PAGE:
In his meaty, rich text, DeGroot argues that the real spirit of the '60s has been lost in a deluge of nostalgia. The "free" decade, the freak show, was one in which China's Cultural Revolution proved to be one of the worst atrocities of the 20th century. The sixties, he argues, were shaped more by the election of Reagan as the governor of California than by Kennedy. We've "chosen" to forget about Sharpeville, the Gaza Strip and Jakarta. The so-called "revolution" of the sixties, as we know it, didn't really exist. History, he argues, is not necessarily an accurate representation of what happened--but the way we view that it happened. His book, disguised as a coffee table "light read," is sure to spark controversy. It is, in effect a history book. Only in it, DeGroot says what few history books have the guts to.
The Sixties Unplugged is a bracing blast for those who want their history unadulterated and straight up. Gerard J. DeGroot's freewheeling book offers 67 snapshots of this discordant decade, from raunchy Berkeley to barbwired Berlin...DeGroot's picaresque journey visits all the sacred shrines familiar to those who lived through the decade or heard about it at granddad's knee: People's Park in Berkeley, the Woolworth lunch counter in Greensboro, the bomb cellars of Greenwich Village, the battlefield in South Vietnam and the bra-bonfire outside the Miss America pageant. But the author also includes less familiar stops on the Magical Mystery Tour, reminding readers that the Sixties with a capital S did not belong to America alone. DeGroot's disparate vignettes are grouped into 15 chapters that show that the unrest reached far beyond our coasts, washing onto the shores of Mexico, Britain, Indonesia, Israel, France, China and indeed everywhere that people carried placards or transistor radios.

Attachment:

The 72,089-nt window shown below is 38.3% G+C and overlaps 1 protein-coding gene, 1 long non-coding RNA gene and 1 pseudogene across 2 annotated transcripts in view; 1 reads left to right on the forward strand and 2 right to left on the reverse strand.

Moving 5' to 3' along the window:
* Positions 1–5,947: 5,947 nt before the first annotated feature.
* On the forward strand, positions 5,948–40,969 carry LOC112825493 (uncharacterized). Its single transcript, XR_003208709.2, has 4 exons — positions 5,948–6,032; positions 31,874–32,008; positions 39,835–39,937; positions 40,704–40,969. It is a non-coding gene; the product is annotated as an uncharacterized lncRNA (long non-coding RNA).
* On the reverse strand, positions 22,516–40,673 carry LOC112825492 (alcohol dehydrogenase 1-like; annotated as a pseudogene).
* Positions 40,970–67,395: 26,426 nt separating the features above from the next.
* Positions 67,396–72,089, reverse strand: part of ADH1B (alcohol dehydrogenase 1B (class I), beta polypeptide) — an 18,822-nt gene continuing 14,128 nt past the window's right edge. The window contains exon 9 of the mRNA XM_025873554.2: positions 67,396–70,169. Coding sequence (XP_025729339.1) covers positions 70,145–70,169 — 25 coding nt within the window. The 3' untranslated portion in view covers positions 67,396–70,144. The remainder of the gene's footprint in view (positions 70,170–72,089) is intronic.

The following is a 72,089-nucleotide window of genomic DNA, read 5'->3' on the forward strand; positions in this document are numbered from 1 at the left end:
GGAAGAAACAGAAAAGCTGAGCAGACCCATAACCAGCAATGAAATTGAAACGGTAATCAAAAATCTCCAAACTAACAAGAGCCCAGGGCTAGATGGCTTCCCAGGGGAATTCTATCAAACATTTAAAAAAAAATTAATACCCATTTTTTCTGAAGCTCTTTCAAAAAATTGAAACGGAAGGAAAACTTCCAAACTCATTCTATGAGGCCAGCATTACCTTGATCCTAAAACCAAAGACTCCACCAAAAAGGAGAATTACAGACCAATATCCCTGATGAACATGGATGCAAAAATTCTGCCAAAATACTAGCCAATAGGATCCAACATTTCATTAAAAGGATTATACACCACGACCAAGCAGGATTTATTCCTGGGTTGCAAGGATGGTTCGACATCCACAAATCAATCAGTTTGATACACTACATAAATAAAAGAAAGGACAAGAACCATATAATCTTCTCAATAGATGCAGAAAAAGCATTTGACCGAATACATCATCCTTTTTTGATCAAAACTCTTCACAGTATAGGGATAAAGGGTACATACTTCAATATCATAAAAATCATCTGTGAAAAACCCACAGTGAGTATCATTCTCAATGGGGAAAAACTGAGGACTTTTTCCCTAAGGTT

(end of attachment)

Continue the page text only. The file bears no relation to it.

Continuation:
For many years, the two standard histories of the 1960s in the United States have been Todd Gitlin's The Sixties: Years of Hope, Days of Rage and Milton Viorst's Fire in the Streets: America in the 1960s. A writer would need lots of confidence and energy to dethrone these works, and DeGroot has what it takes...This work is an important contribution to the literature of contemporary history.
DeGroot debunks this decade with bravura, relishing the ironies...[He] whirls through the era with a kind of manic energy...There is much to admire about this book, which is scrupulously researched and provocative. I thought I knew this period well, having lived through it intensely, but I was often surprised by the details that DeGroot churns up. He adds a great deal of nuance to memories...There was something fresh and strange about this brief era, and I refuse to let go of that. But I acknowledge that one must always keep its advances in perspective, and DeGroot's book--despite its dizzying aspect--goes a long way toward providing it.
The cover art is swirly and psychedelic, but inside the author makes some trenchant points. [DeGroot] argues that in the 1960s, cynicism trumped hope and materialism quashed creativity, despite what people remember.
DeGroot makes an important contribution to the literature through his inclusion of events outside the U.S. in the 1960s.
- 2009, Winner of the Ray and Pat Browne Award
- 528 pages
- 6-1/8 x 9-1/4 inches
- Harvard University Press